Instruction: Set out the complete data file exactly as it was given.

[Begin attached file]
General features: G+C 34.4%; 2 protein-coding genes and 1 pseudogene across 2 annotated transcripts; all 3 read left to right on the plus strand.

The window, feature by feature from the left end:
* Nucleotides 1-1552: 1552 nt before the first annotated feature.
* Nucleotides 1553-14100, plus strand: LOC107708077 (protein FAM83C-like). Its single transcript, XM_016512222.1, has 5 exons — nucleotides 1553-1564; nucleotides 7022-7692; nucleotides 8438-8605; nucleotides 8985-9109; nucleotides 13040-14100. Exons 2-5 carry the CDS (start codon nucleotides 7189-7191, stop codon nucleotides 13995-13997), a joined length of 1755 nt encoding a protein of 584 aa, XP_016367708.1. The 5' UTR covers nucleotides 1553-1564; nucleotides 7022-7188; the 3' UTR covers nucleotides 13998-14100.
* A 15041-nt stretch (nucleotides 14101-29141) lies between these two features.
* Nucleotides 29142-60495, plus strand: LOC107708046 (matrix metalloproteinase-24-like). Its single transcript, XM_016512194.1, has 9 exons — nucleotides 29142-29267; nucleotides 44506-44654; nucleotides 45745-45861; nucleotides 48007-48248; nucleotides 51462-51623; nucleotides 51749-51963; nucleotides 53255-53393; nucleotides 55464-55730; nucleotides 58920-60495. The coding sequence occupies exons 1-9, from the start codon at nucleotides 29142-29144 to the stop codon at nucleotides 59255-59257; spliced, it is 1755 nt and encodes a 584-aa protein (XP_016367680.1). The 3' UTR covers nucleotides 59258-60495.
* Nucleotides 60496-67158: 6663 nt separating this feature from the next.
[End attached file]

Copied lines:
General features: G+C 34.4%; 2 protein-coding genes and 1 pseudogene across 2 annotated transcripts; all 3 read left to right on the plus strand.

The window, feature by feature from the left end:
* Nucleotides 1-1552: 1552 nt before the first annotated feature.
* Nucleotides 1553-14100, plus strand: LOC107708077 (protein FAM83C-like). Its single transcript, XM_016512222.1, has 5 exons — nucleotides 1553-1564; nucleotides 7022-7692; nucleotides 8438-8605; nucleotides 8985-9109; nucleotides 13040-14100. Exons 2-5 carry the CDS (start codon nucleotides 7189-7191, stop codon nucleotides 13995-13997), a joined length of 1755 nt encoding a protein of 584 aa, XP_016367708.1. The 5' UTR covers nucleotides 1553-1564; nucleotides 7022-7188; the 3' UTR covers nucleotides 13998-14100.
* A 15041-nt stretch (nucleotides 14101-29141) lies between these two features.
* Nucleotides 29142-60495, plus strand: LOC107708046 (matrix metalloproteinase-24-like). Its single transcript, XM_016512194.1, has 9 exons — nucleotides 29142-29267; nucleotides 44506-44654; nucleotides 45745-45861; nucleotides 48007-48248; nucleotides 51462-51623; nucleotides 51749-51963; nucleotides 53255-53393; nucleotides 55464-55730; nucleotides 58920-60495. The coding sequence occupies exons 1-9, from the start codon at nucleotides 29142-29144 to the stop codon at nucleotides 59255-59257; spliced, it is 1755 nt and encodes a 584-aa protein (XP_016367680.1). The 3' UTR covers nucleotides 59258-60495.
* Nucleotides 60496-67158: 6663 nt separating this feature from the next.